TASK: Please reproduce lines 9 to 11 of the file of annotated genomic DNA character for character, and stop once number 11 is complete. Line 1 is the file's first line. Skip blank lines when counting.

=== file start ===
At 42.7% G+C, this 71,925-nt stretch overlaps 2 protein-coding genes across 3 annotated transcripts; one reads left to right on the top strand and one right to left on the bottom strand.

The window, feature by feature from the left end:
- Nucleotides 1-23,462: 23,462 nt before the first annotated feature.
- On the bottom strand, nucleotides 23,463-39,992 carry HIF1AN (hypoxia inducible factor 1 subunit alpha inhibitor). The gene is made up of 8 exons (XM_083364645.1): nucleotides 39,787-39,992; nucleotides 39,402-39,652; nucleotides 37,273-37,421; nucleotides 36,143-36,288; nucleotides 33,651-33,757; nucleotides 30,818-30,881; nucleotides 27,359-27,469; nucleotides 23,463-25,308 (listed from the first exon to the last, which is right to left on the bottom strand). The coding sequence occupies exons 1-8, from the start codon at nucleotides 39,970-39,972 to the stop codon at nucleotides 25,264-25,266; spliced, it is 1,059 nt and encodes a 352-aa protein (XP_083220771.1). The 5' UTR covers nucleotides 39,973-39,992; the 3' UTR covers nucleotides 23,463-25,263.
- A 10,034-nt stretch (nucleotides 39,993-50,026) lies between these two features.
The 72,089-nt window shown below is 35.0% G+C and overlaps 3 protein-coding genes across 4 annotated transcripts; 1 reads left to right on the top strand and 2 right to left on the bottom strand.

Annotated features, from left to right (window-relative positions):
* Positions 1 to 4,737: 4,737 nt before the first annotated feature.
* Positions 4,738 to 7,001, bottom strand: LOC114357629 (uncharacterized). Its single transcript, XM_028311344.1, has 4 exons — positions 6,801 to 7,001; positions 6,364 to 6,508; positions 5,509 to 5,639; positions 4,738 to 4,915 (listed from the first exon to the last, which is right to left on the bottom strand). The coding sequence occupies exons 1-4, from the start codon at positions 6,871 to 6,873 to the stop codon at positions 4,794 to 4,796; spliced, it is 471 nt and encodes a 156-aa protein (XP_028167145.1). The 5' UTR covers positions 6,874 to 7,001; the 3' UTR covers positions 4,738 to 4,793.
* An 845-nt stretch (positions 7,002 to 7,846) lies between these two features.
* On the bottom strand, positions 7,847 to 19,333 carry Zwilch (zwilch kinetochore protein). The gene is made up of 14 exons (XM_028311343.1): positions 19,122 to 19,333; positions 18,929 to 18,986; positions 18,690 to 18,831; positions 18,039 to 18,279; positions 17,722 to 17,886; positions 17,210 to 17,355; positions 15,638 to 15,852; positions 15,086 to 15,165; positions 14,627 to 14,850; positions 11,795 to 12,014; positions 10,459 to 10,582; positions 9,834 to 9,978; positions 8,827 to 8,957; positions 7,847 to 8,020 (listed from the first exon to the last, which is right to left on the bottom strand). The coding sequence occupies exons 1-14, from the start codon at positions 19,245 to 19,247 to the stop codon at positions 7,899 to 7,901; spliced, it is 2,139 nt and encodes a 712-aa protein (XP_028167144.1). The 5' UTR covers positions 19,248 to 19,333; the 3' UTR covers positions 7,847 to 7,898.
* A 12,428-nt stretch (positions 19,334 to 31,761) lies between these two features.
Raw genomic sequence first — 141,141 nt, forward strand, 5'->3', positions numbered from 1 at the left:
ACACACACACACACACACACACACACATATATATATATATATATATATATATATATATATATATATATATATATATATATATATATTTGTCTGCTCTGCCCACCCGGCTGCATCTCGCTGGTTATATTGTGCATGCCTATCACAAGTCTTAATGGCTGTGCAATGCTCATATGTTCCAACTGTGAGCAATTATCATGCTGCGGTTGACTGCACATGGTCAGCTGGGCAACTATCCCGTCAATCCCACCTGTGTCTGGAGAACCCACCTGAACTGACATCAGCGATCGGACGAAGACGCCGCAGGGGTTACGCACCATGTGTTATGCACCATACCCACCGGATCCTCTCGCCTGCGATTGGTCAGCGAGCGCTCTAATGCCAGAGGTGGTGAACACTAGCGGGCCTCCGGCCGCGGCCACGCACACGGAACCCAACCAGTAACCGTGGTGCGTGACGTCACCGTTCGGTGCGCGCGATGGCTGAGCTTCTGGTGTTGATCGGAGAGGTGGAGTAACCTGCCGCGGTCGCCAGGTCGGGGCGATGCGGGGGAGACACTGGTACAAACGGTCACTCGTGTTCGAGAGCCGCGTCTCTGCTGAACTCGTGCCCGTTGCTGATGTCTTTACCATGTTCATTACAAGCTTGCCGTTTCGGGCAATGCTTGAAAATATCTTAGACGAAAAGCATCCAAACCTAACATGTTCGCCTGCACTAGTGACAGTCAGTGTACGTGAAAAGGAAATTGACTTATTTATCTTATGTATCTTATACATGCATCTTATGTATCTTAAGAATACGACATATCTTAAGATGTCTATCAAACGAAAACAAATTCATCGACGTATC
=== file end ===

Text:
* Positions 4,738 to 7,001, bottom strand: LOC114357629 (uncharacterized). Its single transcript, XM_028311344.1, has 4 exons — positions 6,801 to 7,001; positions 6,364 to 6,508; positions 5,509 to 5,639; positions 4,738 to 4,915 (listed from the first exon to the last, which is right to left on the bottom strand). The coding sequence occupies exons 1-4, from the start codon at positions 6,871 to 6,873 to the stop codon at positions 4,794 to 4,796; spliced, it is 471 nt and encodes a 156-aa protein (XP_028167145.1). The 5' UTR covers positions 6,874 to 7,001; the 3' UTR covers positions 4,738 to 4,793.
* An 845-nt stretch (positions 7,002 to 7,846) lies between these two features.
* On the bottom strand, positions 7,847 to 19,333 carry Zwilch (zwilch kinetochore protein). The gene is made up of 14 exons (XM_028311343.1): positions 19,122 to 19,333; positions 18,929 to 18,986; positions 18,690 to 18,831; positions 18,039 to 18,279; positions 17,722 to 17,886; positions 17,210 to 17,355; positions 15,638 to 15,852; positions 15,086 to 15,165; positions 14,627 to 14,850; positions 11,795 to 12,014; positions 10,459 to 10,582; positions 9,834 to 9,978; positions 8,827 to 8,957; positions 7,847 to 8,020 (listed from the first exon to the last, which is right to left on the bottom strand). The coding sequence occupies exons 1-14, from the start codon at positions 19,245 to 19,247 to the stop codon at positions 7,899 to 7,901; spliced, it is 2,139 nt and encodes a 712-aa protein (XP_028167144.1). The 5' UTR covers positions 19,248 to 19,333; the 3' UTR covers positions 7,847 to 7,898.